# BerHu custom loss function for XGBoost

I would like a loss function that penalizes outliers like the squared loss, while treating small errors less sharply, like the absolute loss. It seems that I am looking for a Huber loss function, but in reverse, the so-called BerHu (providing the paper in which I first saw it used, you can find it in the section 3.2. Loss Function): $$\mathrm{BerHu}_{\delta}(x)=\begin{cases} |x|, \text{ if } x\le \delta \\ \frac{x^2 + \delta^2}{2\delta}, \text{ if } x> \delta \end{cases}$$ I would like to implement this as a custom loss for an XGBoost . For this implementation, if I am not mistaken, you need to provide the gradient and hessian for the loss. However, BerHu is not twice-differentiable, since it contains the absolute value term.
I assume that it is for this reason that XGBoost does not even have an implementation for the Huber loss, instead using the Pseudo-Huber loss.
Essentially I have 2 questions:

1. What is the best way to try and implement the BerHu loss function for XGBoost? Perhaps I am wrong and there is a way to implement it exactly as is.
2. In case it is not possible, how would the analogue for a "Pseudo-BerHu" look like? I do not really understand how the Pseudo-Huber loss approximates the Huber loss, so I am struggling to come up with the analogue.

Would appreciate any suggestions on this matter. If there already exists another function that serves the same purpose, which is twice-differentiable, then I would also love to know about it

Looking at the pseudo-Huber loss, given by (to use R code):

pseudo_huber <- function(x, delta) delta^2 * (sqrt(1+(x/delta)^2) -1)


you can see how that gets the quadratic behavior near 0 and linear away from zero:

curve(pseudo_huber(x, 1), -5, 5, lwd=3)
curve(abs(x), -5, 5, add=TRUE, col="blue", lty=2, lwd=2)
curve(x^2, -5, 5, add=TRUE, col="red", lty=2, lwd=2)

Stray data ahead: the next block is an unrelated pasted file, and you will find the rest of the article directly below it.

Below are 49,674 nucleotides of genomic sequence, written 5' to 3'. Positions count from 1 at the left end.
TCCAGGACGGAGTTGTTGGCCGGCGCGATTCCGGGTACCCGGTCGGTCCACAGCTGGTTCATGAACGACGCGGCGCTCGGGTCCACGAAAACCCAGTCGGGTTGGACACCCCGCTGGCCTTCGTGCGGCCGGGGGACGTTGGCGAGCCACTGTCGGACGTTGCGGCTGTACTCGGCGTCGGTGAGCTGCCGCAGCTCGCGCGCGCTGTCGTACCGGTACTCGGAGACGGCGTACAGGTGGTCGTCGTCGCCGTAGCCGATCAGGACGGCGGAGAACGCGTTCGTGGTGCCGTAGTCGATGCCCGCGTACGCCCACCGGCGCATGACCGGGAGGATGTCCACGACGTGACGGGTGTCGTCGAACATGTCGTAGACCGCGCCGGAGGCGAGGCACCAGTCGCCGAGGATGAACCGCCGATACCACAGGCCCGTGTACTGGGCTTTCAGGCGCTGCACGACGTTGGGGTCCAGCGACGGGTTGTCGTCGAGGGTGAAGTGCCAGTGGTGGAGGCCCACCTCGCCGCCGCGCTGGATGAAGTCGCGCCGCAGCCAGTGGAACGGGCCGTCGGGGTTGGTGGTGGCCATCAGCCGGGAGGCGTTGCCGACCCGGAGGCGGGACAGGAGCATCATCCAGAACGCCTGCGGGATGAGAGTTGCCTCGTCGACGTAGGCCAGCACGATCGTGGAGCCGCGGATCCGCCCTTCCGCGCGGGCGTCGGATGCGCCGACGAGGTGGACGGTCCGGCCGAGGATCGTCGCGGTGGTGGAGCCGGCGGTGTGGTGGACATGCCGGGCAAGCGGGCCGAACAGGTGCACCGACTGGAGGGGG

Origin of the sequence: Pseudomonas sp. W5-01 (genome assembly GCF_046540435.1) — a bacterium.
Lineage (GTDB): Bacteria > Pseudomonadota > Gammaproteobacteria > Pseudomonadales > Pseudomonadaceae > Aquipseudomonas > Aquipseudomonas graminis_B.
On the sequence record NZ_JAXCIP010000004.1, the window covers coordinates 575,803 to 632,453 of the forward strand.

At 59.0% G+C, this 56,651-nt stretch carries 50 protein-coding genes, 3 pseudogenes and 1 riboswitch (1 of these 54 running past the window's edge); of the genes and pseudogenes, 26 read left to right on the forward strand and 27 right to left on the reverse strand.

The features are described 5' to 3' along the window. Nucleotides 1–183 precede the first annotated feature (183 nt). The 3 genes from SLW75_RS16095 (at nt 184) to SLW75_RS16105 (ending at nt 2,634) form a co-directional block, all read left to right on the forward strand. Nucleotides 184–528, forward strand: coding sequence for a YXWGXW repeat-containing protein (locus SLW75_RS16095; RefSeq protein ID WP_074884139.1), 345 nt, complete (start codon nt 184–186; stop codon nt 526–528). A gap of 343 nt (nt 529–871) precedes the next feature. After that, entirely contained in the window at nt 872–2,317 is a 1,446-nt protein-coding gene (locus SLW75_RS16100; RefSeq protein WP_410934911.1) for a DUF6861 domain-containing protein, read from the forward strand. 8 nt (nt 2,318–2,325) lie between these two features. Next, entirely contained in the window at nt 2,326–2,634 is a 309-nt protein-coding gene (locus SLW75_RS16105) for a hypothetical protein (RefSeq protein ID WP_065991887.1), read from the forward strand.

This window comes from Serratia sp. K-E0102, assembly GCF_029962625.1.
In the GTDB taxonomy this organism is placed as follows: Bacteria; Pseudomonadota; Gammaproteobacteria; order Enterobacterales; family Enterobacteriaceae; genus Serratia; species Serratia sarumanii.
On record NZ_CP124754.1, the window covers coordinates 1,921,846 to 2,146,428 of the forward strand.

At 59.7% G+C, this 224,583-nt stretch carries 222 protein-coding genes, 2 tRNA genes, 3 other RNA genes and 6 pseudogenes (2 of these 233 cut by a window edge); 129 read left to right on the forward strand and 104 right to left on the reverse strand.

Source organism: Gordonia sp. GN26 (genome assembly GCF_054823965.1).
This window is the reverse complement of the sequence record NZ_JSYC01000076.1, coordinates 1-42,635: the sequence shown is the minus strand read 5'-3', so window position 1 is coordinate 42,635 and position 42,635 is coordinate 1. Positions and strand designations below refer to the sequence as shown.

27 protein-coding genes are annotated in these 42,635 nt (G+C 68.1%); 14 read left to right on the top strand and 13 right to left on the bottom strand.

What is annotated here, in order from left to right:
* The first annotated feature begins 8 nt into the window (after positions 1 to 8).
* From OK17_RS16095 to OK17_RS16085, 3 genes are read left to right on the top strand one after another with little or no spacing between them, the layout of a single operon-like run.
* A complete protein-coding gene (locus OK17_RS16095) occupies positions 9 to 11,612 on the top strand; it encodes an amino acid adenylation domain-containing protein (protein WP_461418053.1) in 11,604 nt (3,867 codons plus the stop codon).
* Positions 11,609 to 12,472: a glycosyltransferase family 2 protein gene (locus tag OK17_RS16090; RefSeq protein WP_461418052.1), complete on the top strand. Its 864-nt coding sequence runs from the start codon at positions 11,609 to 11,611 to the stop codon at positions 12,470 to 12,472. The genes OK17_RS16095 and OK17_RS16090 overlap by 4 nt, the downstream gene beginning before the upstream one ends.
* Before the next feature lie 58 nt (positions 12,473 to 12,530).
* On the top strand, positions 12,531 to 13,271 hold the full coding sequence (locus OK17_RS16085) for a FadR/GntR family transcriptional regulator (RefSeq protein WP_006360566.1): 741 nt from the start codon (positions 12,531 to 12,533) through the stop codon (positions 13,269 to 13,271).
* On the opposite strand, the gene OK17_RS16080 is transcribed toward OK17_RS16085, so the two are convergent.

Now, one idea is to just use pseudo-Huber with a really small delta to have something well-behaved and more or less linear near 0 (except for really, really close to zero, where it's more quadratic), and to add a to-the-power-4 term in the square root. E.g. like this:

pseudo_berhu <- function(x, delta, eta) (sqrt(1+(x/delta)^2 + (x/eta)^4) -1)


That (in black) certainly behaves sort of linearly near 0 (linear curve shown in blue) and quadratic (shown in red) away from it:

curve(pseudo_berhu(x, 0.1, 1), lwd=4, -20, 20, ylab="f(x)")
curve(x^2, -20, 20, add=TRUE, col="red", lty=2, lwd=3)
curve(abs(x)*10, -20, 20, add=TRUE, col="blue", lty=2, lwd=3)


Now, you'd just need to a factor to make it match the BerHu function you want.

I'm sure one can approach this differently.

Especially the second derivative gets a little messy, but exists and is not constant.

• Just to be clear, are you suggesting that I can get by with something similar to the Pseudo-Huber, except modifying it to: $\sqrt{1+\left(\frac{x}{\delta}\right)^2 + \left(\frac{x}{\eta}\right)^4}-1$? And is there a way to try and make it so that I can choose with these parameters where on the x-axis the 'split' occurs? I tried playing around with this formula in Desmos and one way to align this function with $|x|$ and not $10|x|$, like you show, would be dividing by $\eta^2$ and increasing $\eta$, but then the growth is no longer quadratic Commented May 17 at 19:24
• Yes, that's what I'm suggesting. You will not necessarily align it perfectly with something, but more important is what happens on the log-scale (ignoring what becomes additive constant there). Commented May 20 at 20:39